A state law mandating elected officials be at least "minimally proficient in English" doesn't violate anyone's right to participate in government, the Arizona Supreme Court ruled on Friday. The case first hit Arizona's lower courts when the mayor of San Luis claimed a city council candidate couldn't read, write, or speak English and should thus be disqualified, The Wall Street Journal's Law Blog reported Friday.
(Reuters) - A federal appeals court struck down an Arizona law on Tuesday that bans abortions from 20 weeks gestation, saying it violated "unalterably clear" U.S. Supreme Court rulings that women have a right to terminate pregnancie... Read Post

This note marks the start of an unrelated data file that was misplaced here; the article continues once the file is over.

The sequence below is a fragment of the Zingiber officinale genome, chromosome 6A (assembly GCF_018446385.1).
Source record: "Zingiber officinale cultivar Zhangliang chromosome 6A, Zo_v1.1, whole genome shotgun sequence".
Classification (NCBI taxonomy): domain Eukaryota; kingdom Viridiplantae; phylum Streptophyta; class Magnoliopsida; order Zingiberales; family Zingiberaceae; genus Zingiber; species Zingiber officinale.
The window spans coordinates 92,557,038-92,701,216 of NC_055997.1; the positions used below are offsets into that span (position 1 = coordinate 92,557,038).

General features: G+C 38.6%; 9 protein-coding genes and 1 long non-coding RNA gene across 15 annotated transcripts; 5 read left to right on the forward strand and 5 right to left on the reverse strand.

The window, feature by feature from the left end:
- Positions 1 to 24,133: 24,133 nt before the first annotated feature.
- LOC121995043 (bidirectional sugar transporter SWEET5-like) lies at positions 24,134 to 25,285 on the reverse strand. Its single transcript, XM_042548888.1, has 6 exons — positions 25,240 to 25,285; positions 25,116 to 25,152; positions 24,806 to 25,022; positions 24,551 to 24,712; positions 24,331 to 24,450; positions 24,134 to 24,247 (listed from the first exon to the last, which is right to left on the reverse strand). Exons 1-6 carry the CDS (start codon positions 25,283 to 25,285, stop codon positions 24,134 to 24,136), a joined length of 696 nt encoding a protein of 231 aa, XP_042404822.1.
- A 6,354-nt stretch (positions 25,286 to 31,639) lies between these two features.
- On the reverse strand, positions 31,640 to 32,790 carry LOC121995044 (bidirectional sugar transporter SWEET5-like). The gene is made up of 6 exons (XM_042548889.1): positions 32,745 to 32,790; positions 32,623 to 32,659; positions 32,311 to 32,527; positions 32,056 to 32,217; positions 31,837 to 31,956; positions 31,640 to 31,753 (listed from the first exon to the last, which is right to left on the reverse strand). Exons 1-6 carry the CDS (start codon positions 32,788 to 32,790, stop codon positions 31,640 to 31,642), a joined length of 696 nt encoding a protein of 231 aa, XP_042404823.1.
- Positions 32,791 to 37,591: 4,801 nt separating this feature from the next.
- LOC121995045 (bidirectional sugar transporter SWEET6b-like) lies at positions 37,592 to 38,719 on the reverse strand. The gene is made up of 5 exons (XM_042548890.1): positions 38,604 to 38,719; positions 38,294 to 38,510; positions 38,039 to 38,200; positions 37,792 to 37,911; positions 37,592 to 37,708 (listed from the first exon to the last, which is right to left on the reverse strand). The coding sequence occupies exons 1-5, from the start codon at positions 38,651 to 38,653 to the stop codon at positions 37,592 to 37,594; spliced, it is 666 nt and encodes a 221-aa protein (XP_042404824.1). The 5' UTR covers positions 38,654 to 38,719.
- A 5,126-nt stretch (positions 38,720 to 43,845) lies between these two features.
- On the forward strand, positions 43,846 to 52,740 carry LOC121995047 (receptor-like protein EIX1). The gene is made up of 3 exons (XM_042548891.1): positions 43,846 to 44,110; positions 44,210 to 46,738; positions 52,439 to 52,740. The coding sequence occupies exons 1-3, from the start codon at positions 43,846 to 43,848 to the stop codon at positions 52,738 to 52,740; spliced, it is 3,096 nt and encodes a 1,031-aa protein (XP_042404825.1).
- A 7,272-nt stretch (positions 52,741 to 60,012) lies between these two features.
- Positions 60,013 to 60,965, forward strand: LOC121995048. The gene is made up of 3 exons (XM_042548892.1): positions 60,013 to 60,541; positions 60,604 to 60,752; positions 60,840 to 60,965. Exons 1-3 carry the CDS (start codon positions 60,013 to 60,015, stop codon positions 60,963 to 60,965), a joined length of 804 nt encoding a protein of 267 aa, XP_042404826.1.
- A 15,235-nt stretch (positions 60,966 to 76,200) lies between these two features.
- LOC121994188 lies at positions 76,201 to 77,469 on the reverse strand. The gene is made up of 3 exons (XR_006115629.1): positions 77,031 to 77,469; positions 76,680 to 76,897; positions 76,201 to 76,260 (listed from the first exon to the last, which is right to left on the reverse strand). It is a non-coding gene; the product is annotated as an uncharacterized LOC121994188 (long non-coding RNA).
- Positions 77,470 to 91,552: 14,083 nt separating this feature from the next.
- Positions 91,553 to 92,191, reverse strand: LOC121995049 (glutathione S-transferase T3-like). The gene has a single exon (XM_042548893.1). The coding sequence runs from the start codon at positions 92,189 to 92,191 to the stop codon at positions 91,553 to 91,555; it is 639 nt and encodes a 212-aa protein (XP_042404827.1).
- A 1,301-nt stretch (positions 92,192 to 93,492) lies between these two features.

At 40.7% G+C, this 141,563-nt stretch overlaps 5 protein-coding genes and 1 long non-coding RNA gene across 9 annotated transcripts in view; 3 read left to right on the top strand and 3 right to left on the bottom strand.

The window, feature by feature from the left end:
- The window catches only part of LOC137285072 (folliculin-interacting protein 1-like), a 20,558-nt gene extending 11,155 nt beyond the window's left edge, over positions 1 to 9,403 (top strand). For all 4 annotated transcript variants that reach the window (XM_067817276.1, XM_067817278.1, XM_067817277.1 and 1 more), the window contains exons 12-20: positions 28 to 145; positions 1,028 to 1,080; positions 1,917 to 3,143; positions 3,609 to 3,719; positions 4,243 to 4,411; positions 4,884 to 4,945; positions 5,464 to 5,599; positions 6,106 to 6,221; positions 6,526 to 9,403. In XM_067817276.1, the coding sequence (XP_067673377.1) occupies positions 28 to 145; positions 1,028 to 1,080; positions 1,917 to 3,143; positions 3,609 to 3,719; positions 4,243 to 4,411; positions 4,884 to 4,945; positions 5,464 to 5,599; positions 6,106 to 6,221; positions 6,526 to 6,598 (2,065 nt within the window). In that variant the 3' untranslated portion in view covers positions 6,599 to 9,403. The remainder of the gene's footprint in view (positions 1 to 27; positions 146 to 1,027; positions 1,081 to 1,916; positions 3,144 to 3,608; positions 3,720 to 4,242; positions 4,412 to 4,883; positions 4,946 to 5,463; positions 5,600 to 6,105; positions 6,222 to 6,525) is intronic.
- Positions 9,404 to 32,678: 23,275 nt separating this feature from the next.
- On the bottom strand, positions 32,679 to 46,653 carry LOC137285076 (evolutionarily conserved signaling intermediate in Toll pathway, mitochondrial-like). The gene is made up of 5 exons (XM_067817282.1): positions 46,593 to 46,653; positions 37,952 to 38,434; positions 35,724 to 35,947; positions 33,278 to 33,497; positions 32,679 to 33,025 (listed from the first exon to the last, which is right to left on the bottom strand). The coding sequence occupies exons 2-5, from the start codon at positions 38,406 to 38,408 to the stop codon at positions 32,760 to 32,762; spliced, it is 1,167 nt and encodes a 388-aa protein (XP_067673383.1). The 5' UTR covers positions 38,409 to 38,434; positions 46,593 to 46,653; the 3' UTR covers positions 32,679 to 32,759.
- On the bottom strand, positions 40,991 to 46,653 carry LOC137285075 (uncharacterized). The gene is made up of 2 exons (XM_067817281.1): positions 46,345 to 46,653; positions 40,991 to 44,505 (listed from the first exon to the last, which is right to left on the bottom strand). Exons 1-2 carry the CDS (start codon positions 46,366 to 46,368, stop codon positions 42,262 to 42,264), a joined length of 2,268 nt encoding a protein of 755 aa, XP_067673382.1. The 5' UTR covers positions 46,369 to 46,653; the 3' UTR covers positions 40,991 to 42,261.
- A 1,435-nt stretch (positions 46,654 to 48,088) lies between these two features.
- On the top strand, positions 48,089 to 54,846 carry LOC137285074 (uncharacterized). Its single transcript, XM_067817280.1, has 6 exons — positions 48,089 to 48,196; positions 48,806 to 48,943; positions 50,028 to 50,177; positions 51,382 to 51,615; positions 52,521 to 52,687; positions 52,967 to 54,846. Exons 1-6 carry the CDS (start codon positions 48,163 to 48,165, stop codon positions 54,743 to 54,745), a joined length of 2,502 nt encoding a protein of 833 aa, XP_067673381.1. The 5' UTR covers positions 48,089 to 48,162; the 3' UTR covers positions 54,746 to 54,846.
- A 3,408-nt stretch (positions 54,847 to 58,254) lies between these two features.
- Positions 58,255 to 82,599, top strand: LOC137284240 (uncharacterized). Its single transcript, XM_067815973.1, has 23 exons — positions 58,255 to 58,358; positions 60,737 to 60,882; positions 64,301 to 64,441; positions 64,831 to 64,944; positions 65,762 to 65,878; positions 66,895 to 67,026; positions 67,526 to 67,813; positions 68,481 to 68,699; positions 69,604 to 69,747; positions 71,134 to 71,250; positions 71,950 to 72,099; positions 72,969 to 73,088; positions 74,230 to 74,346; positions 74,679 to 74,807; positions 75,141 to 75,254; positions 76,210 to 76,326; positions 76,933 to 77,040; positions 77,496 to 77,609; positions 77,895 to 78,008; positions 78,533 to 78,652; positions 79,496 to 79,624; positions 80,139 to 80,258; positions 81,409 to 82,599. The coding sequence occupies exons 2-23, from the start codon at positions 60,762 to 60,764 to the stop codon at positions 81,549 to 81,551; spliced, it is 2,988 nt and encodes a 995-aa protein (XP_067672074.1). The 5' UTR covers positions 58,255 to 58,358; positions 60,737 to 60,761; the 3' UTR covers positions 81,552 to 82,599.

Arizona’s Supreme Court has upheld a lower court’s decision that prevents a Latina woman from running for office because she does not speak English proficiently, Fox News reports. State law requires elected officials to speak Englis... Read Post
A federal appeals court has struck it down. A three-judge panel of the U.S. Court of Appeals in San Francisco said in a unanimous ruling that the measure violates controlling U.S. Supreme Court precedent under the court’s 1973 decis... Read Post